Over a hundred years ago, when genius engine designer Max Friz put pen to paper, he would not only revolutionise the world of motorcycles but create a driveline layout that is still in use and beloved to this day. We sure do feature a lot of BMW R series bikes around here, the absolute current darling of the custom bike scene, and they all derive their existence from the work of Herr Friz. As Design Director at BMW, he not only oversaw everything to do with the building of the company’s first motorcycle, the R32, he catapulted the industry into a sublime new era. And thanks to our friends at Motorworld by V. Sheyanov, we can take a deep dive into this stunning 1926 example that’s been restored to perfection for their Motos of War collection.

Born in the early 1880s, Friz was a talented designer from a very early age, having been involved in bringing success to the Mercedes Formula 1 team. But it was in the aircraft industry that he really made his name, developing engines that were simply superior to anything else in the world, overcoming issues of altitude, and seeing his creations break many a world record. But with the end of WW1 and with the signing of The Treaty of Versailles, BMW where he now worked could no longer build engines for aircraft and he and the company shifted gears to two-wheels.

At first, BMW produced engines for other companies to use in their own motorcycle designs, and the most famous of these engines was the M2B15, built from 1920 through to the introduction of the R32 in 1923. Friz had an ‘interesting’ way of coming up with this design, he took company foreman Martin Stolle’s 1914 Douglas motorcycle and reverse-engineered the engine. Known as the Bayern Motor, it was used by manufacturers like Victoria and SMW and was considered very reliable. It was then offered in the Helios motorcycle, produced by Bayerische Flugzeugwerke.

When that company merged with BMW, General Director Franz Josef Popp asked Friz to assess the Helios Motorcycle and put it through its paces. To say Friz was unimpressed would be an understatement, he thought it best dumped in the nearest lake. But such was his commitment to perfection that it drove him to solve all the problems he had discovered in the Helios. What Friz hated most about the Helios was the mounting of one cylinder behind another in the frame.

This resulted in terrible cooling of the rear cylinder with almost no airflow reaching its cylinder head, and the decision was made to mount his boxer across the frame. Many believe the R32 was the first motorcycle to use such a layout when introduced in 1923, but Britain’s ABC Motorcycles had been doing it since 1918. But the real genius of Friz was not just the use of the design, the improved cooling, and superior alloy heads; it was the entire driveline layout. All of which were shown off in the Bauhaus style of the time, with form and function for all to see.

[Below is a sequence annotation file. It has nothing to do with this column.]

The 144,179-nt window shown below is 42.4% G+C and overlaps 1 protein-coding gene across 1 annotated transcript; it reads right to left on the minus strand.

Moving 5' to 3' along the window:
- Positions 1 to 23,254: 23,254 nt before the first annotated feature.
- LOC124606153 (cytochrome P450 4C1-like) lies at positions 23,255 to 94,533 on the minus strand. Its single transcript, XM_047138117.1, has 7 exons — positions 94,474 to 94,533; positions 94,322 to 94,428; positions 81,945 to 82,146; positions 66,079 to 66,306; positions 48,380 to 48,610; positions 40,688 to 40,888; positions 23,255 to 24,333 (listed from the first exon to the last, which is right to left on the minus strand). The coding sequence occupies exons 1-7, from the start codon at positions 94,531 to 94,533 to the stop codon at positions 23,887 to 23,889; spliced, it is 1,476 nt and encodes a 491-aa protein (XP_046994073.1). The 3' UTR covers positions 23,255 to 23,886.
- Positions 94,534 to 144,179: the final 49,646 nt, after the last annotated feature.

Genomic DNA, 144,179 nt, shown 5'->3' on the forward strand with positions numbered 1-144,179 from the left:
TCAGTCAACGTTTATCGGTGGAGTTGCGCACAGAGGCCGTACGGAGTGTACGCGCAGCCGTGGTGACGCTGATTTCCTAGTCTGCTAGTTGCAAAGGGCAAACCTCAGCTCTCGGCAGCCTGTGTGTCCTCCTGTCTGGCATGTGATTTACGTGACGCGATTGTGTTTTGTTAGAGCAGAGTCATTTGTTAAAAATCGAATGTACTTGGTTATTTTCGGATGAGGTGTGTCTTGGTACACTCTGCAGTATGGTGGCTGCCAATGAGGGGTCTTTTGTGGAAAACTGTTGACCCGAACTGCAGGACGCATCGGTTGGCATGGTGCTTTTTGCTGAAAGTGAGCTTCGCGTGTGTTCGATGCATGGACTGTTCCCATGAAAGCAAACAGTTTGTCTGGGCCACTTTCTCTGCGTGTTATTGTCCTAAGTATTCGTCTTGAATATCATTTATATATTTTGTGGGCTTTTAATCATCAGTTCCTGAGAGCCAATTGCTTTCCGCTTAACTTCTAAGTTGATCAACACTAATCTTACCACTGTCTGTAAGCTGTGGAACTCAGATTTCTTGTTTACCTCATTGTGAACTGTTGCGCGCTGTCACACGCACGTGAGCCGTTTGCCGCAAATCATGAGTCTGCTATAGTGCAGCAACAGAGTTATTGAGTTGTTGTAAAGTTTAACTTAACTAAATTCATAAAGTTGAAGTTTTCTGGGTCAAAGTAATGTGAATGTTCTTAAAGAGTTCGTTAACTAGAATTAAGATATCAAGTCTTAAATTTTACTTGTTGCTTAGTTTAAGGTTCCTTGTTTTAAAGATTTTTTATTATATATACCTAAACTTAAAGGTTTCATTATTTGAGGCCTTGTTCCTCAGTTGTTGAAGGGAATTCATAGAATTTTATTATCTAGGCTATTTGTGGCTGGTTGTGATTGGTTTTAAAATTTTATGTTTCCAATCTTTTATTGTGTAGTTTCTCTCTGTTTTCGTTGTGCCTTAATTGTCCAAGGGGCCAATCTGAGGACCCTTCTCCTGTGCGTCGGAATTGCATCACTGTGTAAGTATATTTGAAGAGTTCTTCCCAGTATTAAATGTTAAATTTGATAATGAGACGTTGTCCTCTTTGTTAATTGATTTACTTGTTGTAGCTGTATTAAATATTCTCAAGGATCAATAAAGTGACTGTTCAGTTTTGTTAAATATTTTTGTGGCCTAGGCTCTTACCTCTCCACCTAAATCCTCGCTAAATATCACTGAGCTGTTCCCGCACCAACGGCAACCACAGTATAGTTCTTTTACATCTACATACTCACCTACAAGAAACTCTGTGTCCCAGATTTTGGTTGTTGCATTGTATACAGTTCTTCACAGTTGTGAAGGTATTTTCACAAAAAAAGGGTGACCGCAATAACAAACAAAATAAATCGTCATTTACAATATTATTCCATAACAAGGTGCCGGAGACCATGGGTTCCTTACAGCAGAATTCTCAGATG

It also must be remembered that up until then, motorcycle engines used a total-loss oiling system whereupon once the lubricant entered the engine, it either burned up or leaked all over the rider’s leg. The BMW recirculated its oil in the engine, with a wet-sump, that drip fed the roller bearings. It was also the era of the pre-unit, separate engines and gearboxes linked by a drive chain. The Friz design incorporated both into one attractive package, and then went one step further, doing away with dirty chains and breakable belts, and utilising a shaft drive.

It is this single unit boxer construction, with a shaft drive rear that features across just about every BMW we still feature here to this day and remains in use on a number of the company’s motorcycles more than 100 years later. The specs on the 1923-26 engine seem very tame by today’s standard, with the 494cc machine producing just 8.5bhp. But with its three-speed transmission, rev friendly square bore, and quality Bosch ignition, it could hit 95km/h. That was plenty fast on a bike that only had a rear brake, thankfully by the time this example hit the road, BMW had fitted a front drum.

The rest of the bike was as equally beautiful as what moved it, the exacting lines of the frame, the triangular fuel tank, and the sheer precision of every part. And despite that solid boxer engine peeking out each side, the weight of the finished bike was just 122kg. In a time when motorcycles were often unreliable, rarely attractive, and almost always a filthy thing to ride, ending a journey requiring a fresh pair of pants sans-oil stains; Friz had met every problem with an exacting solution. It is little wonder then, that a hundred years later, the R series bikes used by today’s customisers rarely require a full mechanical overhaul and allow the creative mind to simply run free; function by Friz, form from your imagination.

[ Motos of War ]